Opinion Letters

LETTER: Thank you, Betty

KATE GRIGG/SPECIAL TO THE PACKET & TIMES
Betty Forward, 86, founded Helping Hands in 1972, then a housewife raising eight sons.

KATE GRIGG/SPECIAL TO THE PACKET & TIMES Betty Forward, 86, founded Helping Hands in 1972, then a housewife raising eight sons.

As we heard the sad news that our founder, Betty Forward, passed away on Aug. 17, we reflect on how grateful we, as an organization and community, are to Betty for her leadership in advocating for seniors and the need for community support services, in Orillia.

With an idea raised with her 16-year-old son Miles, Betty Forward had the vision and determination to start up Helping Hands. In 1972, she incorporated the organization as a not-for-profit corporation.

From her humble beginnings at the kitchen table in Orillia, anyone would have been hard-pressed to imagine that the idea of a grass-roots movement for community services would grow into what it is today; a well-established and legitimate part of the local and regional health care system in Orillia and surrounding townships.

Armed with a bold vision and fierce determination, with little in the way of resources, Helping Hands was born. Betty overcame obstacle after obstacle, slowly and methodically growing Helping Hands, when community members said it was a good idea but shouldn't be done as it was too complicated. Betty proved them wrong. She was a great collaborator and a tenacious person, and felt working together as a community was the best way to move her vision forward.

Betty was a vocal advocate for seniors, offering them support services to stay in their homes and live independently. This was a big, bold idea in the '70s where often people felt seniors should be living in long-term care facilities, but not Betty. She felt seniors were best served staying in their own homes as long as possible, with help from the community. In today's climate, this is now well accepted; even a vital strategy to the future of health care in Ontario.

Helping Hands has grown from operating out of Betty's kitchen, while she raised eight boys, with just over 18 homemakers, to today's Helping Hands as we know it with nearly 100 employees, 150 volunteers and serving over 1,900 clients annually.

As it grew, Betty kept a pulse on Helping Hands, even when she wasn't directly involved in its operations anymore. After all, she was a woman of action. She believed in getting things done and wanted to make sure that attitude stayed with Helping Hands. "I remember, vividly, Betty coming into the office unexpectedly one day" recalls Rob Soczka, executive director at Helping Hands. "I had just taken on the role as ED and we had a lot to do. Things were hectic but I remember meeting Betty for the first time in the reception area, being introduced, and then we sat down and it seemed like time stood still for a bit. Her mobility was failing her but she was sharp and to the point. She wanted to meet me in person, she said. She wanted to size me up to see what I was all about. I remember we sat on the couch for a good while, talking about the past, the present and future of Helping Hands. Her questions were pointed, she wanted to see what kind of attitude I had, to see if I was worthy of taking Helping Hands into the future. I could tell that she was a person who appreciated action and decisiveness. I will always remember that meeting."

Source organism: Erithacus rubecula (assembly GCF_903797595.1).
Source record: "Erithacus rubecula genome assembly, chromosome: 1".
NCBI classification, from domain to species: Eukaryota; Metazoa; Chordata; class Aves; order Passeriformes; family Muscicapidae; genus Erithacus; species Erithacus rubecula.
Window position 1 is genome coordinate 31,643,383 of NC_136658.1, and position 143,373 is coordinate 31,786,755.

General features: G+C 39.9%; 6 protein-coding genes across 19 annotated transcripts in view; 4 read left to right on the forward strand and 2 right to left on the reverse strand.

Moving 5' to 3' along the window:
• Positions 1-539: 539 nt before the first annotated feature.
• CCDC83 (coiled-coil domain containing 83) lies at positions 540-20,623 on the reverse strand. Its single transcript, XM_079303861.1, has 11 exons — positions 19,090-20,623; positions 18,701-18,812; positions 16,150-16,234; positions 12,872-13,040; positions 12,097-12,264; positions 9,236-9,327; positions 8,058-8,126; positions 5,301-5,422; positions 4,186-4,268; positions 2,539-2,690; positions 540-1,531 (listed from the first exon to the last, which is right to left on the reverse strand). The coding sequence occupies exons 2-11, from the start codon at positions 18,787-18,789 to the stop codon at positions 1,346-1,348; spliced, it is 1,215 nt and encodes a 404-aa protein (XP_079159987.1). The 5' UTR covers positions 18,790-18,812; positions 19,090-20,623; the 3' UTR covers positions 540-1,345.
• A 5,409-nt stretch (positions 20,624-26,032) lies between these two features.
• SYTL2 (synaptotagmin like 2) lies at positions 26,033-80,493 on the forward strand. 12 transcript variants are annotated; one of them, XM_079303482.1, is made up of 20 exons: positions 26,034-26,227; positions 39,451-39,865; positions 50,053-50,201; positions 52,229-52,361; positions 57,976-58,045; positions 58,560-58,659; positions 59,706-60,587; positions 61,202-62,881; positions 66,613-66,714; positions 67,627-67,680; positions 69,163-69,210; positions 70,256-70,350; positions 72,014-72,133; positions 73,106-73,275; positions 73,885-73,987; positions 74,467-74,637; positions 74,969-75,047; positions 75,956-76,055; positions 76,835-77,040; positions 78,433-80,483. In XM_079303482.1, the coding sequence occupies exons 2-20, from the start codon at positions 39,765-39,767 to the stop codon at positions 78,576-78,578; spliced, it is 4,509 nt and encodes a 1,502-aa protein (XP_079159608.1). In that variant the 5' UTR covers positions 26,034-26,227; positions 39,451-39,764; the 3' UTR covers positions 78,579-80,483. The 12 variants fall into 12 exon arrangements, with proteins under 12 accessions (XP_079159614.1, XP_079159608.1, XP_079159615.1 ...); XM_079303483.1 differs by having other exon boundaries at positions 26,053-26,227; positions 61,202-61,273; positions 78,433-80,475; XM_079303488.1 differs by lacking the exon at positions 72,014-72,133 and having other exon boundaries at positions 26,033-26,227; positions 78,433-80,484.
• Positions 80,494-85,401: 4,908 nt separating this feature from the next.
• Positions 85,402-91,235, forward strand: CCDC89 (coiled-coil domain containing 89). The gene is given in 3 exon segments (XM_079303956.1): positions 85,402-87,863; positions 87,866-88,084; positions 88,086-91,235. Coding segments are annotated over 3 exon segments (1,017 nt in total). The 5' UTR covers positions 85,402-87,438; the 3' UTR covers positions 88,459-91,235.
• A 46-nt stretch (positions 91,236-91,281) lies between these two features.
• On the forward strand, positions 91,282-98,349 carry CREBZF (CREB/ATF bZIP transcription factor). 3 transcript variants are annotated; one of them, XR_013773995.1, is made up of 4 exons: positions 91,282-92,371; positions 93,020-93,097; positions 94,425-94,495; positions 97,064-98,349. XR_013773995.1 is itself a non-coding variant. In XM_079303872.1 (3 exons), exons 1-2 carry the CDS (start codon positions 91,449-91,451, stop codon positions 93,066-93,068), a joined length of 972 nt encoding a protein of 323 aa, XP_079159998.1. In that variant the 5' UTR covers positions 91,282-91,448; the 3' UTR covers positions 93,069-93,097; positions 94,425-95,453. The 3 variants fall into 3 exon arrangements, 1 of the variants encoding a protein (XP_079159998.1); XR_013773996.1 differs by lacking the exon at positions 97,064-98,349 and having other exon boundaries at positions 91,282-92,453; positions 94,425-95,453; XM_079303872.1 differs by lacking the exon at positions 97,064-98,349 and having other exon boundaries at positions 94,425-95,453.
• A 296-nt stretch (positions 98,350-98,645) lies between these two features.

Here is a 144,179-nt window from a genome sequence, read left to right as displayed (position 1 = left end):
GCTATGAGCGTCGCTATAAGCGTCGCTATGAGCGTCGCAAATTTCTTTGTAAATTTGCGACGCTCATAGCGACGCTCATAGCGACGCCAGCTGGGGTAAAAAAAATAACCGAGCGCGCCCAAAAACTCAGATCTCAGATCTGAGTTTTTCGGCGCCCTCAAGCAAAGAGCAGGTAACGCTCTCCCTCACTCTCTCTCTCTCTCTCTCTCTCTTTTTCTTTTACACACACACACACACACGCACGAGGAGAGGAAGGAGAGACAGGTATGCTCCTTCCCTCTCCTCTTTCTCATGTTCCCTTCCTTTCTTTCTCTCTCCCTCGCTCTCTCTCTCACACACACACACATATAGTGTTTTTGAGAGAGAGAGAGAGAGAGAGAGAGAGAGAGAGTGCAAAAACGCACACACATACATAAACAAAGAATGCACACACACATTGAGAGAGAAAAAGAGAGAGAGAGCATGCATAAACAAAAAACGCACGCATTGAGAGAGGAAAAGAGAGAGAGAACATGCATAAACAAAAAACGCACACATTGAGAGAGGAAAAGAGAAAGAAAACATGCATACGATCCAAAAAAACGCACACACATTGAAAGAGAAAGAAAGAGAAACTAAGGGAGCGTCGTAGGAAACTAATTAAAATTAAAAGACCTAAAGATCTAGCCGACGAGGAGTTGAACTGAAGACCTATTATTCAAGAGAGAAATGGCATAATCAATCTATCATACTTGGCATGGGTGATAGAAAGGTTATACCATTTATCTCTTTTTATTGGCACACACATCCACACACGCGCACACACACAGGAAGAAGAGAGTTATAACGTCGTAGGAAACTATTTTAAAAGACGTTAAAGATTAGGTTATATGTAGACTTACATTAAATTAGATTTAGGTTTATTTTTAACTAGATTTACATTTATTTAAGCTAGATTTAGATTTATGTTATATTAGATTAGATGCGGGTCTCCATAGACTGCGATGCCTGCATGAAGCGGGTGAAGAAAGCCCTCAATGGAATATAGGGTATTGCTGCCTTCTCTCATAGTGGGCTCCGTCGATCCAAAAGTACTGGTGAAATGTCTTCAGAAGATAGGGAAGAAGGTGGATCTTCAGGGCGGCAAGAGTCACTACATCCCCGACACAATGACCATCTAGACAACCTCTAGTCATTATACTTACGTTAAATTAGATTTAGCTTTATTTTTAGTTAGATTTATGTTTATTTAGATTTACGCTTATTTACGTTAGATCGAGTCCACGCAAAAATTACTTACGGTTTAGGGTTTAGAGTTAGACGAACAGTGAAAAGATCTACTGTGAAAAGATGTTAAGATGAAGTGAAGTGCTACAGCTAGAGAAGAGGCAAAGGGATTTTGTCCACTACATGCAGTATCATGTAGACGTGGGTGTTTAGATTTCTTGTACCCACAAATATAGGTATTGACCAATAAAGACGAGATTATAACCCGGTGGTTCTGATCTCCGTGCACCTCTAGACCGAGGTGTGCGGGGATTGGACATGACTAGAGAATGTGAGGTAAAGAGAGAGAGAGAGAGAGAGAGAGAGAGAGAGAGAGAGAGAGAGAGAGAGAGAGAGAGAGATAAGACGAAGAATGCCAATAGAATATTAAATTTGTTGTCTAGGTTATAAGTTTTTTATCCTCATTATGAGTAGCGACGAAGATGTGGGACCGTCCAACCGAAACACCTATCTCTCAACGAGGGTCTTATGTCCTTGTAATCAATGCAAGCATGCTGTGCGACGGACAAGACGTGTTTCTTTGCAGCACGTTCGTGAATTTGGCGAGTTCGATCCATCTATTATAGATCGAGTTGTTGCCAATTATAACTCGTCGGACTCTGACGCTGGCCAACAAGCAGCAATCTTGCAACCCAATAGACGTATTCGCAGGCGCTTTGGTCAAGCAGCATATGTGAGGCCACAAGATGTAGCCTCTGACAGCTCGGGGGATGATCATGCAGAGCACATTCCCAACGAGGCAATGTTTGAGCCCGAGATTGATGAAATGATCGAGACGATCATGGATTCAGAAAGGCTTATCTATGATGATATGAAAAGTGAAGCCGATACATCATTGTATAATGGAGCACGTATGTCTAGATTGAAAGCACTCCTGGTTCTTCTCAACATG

Betty's vision is still growing within Helping Hands, as the demand for our services increases each year. As the population it serves has evolved, so has the services offered by the organization Betty started.

Starting with homemaking and transportation, other services later followed including personal care, respite services for caregivers, friendly visits, Meals on Wheels, transitional beds and other programs, from those humble beginnings. We are very grateful for Betty Forward's vision and for her passion for our community.

Thank you, Betty Forward, for making our community a more caring place in which to live. We are proud to carry on this legacy, in your honour.

Shannon Hunter

and Rob Soczka

Board Chair and Executive Director

Helping Hands, Orillia 



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